On March 11, the team completed the mirror alignment, the primary imager, the Near-Infrared Camera, is ready, and now “every optical parameter that has been checked and tested is performing at, or above, expectations.”
It will take scientists roughly six more weeks to get the rest of the systems (Near-Infrared Spectrograph, Mid-Infrared Instrument, and Near InfraRed Imager and Slitless Spectrograph) up and running, with the Optical Telescope Element to be also fully aligned by early May.
Some would say that with so much work left to do, the telescope in not nearly ready to peer into the past of our Universe, looking for light coming from the stars formed immediately after the Big Bang, signs of alien life, and quasars, among other things.
Yet, as people here on Earth were telling the machine what to do, the telescope captured the most stunning (and sharp) image of an alien and distant star the world has probably ever seen (main photo of this piece).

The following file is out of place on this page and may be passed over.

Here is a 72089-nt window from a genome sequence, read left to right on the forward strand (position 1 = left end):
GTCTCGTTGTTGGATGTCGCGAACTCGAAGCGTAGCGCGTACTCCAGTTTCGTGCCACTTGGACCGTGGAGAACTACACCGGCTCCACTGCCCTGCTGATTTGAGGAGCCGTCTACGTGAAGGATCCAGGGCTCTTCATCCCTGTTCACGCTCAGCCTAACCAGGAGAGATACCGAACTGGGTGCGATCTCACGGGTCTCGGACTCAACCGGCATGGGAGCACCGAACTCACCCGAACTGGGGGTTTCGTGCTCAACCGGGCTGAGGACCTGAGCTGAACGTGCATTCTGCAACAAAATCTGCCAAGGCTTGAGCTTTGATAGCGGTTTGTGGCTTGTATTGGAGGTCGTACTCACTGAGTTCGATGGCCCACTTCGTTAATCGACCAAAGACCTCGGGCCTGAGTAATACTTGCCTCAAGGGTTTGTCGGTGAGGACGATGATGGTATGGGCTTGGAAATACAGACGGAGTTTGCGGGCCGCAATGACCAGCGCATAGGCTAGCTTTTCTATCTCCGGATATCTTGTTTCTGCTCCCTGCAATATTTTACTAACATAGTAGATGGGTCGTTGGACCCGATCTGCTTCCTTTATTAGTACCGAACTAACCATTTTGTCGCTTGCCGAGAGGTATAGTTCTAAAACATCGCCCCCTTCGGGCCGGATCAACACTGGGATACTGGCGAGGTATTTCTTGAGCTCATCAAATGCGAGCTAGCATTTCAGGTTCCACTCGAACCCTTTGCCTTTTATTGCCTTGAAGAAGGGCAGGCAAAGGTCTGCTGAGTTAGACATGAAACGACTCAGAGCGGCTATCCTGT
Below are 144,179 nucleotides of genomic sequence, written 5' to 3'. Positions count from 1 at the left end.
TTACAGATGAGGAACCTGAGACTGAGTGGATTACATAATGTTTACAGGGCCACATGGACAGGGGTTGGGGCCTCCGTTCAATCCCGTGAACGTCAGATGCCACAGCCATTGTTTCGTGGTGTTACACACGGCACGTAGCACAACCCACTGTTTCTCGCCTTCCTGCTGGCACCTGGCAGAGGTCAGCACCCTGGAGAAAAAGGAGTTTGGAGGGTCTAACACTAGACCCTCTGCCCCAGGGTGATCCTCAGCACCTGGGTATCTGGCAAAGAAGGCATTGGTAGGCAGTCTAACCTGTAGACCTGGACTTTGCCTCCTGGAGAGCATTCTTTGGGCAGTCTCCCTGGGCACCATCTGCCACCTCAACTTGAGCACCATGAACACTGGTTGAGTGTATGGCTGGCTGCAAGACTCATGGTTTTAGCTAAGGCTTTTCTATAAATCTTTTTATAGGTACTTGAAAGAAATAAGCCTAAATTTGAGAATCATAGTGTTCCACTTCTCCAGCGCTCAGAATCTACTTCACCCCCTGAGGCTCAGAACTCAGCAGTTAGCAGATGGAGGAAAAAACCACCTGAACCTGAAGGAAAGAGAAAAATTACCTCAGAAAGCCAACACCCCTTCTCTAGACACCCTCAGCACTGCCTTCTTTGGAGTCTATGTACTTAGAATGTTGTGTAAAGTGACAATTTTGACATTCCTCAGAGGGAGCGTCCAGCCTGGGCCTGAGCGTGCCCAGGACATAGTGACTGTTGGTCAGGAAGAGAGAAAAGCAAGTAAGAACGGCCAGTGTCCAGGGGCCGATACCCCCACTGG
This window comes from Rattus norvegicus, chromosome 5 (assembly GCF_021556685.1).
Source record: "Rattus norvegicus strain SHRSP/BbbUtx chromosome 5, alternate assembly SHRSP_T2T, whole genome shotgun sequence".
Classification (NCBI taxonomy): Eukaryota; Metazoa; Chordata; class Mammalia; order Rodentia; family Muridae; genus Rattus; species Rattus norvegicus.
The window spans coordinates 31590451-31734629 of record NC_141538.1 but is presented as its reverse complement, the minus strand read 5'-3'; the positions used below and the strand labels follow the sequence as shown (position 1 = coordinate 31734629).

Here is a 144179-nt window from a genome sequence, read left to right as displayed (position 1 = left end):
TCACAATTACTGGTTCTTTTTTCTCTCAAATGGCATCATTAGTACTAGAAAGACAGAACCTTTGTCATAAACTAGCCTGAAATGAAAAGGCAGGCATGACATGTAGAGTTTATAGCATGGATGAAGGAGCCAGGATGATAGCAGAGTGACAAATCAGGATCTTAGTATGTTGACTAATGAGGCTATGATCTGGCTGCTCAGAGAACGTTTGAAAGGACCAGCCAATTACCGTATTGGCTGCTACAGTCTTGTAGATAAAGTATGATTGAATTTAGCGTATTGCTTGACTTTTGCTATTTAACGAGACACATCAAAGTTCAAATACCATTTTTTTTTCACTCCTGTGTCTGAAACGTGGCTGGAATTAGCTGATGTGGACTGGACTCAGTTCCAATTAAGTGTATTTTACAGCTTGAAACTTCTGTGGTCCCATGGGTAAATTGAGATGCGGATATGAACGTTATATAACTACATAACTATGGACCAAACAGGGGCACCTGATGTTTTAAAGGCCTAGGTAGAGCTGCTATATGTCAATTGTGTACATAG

"The telescope's performance so far is everything that we dared to hope," Jane Rigby, Webb operations project scientist said according to Space.com.
"The engineering images that we saw today are as sharp and as crisp as the images that Hubble [Space Telescope] can take, but are at a wavelength of light that is totally invisible to Hubble. So this is making the invisible universe snapping into very, very sharp focus."
We are not told what star that is, if it even has a name, or how far, but this tiny glimpse of what’s to come is getting space enthusiasts all worked up. The first full images and science data are expected this summer.